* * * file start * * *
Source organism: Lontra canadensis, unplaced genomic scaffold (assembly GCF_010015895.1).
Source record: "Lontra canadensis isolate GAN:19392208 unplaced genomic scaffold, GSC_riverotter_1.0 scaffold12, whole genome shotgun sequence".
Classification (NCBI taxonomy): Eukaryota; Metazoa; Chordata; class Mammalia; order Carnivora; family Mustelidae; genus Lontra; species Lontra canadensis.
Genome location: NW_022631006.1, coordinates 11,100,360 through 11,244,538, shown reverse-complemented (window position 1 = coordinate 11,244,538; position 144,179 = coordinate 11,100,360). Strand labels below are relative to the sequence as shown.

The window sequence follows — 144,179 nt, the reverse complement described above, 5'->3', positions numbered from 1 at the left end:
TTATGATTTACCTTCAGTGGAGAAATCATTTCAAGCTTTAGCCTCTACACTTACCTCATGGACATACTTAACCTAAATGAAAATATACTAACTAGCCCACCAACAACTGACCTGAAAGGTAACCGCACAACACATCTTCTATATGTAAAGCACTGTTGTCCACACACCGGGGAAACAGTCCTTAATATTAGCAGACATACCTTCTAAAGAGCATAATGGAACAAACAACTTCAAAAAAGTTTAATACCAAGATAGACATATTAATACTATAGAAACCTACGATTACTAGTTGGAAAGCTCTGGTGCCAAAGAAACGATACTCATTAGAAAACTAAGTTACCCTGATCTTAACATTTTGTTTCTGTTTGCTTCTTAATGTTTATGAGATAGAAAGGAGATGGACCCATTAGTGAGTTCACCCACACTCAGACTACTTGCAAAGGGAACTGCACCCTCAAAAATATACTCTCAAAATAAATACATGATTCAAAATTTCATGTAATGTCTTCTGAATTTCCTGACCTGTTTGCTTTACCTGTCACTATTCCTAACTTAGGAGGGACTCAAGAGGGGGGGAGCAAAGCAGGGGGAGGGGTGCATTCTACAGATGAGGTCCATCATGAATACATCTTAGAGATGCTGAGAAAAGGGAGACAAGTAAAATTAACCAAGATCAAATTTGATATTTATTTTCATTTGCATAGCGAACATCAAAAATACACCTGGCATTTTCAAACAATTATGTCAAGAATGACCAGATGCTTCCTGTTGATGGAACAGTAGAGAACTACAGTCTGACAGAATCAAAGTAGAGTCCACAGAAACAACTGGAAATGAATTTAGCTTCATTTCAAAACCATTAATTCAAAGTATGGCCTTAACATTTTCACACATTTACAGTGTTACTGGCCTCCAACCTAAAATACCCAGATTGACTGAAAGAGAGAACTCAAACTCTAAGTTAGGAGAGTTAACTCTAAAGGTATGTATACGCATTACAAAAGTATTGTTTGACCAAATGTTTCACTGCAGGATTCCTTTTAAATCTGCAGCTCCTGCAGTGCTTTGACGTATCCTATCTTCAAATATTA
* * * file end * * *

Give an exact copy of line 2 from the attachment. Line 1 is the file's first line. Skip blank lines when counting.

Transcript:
Source record: "Lontra canadensis isolate GAN:19392208 unplaced genomic scaffold, GSC_riverotter_1.0 scaffold12, whole genome shotgun sequence".